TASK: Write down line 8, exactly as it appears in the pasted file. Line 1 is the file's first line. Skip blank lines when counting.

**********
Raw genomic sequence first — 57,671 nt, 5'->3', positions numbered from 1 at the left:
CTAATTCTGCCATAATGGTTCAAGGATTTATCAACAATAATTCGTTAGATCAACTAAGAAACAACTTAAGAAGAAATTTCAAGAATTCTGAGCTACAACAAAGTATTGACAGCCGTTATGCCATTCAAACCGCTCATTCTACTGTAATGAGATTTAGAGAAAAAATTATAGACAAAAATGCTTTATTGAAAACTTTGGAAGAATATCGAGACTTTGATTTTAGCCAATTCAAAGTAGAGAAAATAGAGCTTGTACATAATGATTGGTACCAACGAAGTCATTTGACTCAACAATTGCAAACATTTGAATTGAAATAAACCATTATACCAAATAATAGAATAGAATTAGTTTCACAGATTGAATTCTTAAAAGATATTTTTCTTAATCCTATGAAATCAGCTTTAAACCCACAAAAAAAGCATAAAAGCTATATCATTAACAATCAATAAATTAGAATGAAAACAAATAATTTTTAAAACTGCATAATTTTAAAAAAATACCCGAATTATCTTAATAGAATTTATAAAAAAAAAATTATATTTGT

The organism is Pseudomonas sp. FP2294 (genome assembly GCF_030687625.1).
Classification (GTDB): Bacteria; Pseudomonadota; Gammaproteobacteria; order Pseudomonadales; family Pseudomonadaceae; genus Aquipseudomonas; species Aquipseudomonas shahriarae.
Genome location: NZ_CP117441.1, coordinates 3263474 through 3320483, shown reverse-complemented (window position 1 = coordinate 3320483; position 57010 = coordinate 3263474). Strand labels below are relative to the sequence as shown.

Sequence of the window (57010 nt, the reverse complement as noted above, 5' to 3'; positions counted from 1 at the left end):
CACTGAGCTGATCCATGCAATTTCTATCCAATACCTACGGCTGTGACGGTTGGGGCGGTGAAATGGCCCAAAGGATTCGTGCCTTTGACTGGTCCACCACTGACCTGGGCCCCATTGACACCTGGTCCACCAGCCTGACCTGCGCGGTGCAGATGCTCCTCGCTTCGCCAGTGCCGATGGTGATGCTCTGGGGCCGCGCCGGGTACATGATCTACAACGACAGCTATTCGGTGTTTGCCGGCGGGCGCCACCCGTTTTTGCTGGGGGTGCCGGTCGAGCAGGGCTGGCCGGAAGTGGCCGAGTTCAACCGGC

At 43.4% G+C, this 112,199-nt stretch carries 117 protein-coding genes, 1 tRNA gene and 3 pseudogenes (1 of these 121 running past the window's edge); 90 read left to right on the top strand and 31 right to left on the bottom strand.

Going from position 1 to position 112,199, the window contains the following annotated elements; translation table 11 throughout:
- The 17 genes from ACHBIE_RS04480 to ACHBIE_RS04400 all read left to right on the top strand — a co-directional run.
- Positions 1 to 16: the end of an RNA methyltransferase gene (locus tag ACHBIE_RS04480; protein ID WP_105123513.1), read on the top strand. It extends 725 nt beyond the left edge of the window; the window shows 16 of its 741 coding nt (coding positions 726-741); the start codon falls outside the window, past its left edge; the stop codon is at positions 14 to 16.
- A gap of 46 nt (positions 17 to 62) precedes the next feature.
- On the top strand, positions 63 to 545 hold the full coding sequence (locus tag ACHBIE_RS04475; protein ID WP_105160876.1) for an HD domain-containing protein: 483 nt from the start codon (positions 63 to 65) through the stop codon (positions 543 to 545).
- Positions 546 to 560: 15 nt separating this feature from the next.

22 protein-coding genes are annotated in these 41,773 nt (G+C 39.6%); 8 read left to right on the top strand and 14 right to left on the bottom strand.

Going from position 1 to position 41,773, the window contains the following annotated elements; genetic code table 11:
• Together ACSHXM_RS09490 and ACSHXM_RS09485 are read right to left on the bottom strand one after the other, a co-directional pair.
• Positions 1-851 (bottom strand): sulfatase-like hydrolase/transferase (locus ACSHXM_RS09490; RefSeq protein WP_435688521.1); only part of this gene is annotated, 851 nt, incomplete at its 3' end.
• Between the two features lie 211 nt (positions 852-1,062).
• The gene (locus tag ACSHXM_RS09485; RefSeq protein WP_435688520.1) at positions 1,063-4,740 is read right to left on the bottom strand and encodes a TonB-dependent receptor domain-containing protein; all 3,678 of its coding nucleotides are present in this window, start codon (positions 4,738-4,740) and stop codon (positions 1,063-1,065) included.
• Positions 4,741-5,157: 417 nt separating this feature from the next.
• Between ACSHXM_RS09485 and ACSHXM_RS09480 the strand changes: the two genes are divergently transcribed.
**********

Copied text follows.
At 43.4% G+C, this 112,199-nt stretch carries 117 protein-coding genes, 1 tRNA gene and 3 pseudogenes (1 of these 121 running past the window's edge); 90 read left to right on the top strand and 31 right to left on the bottom strand.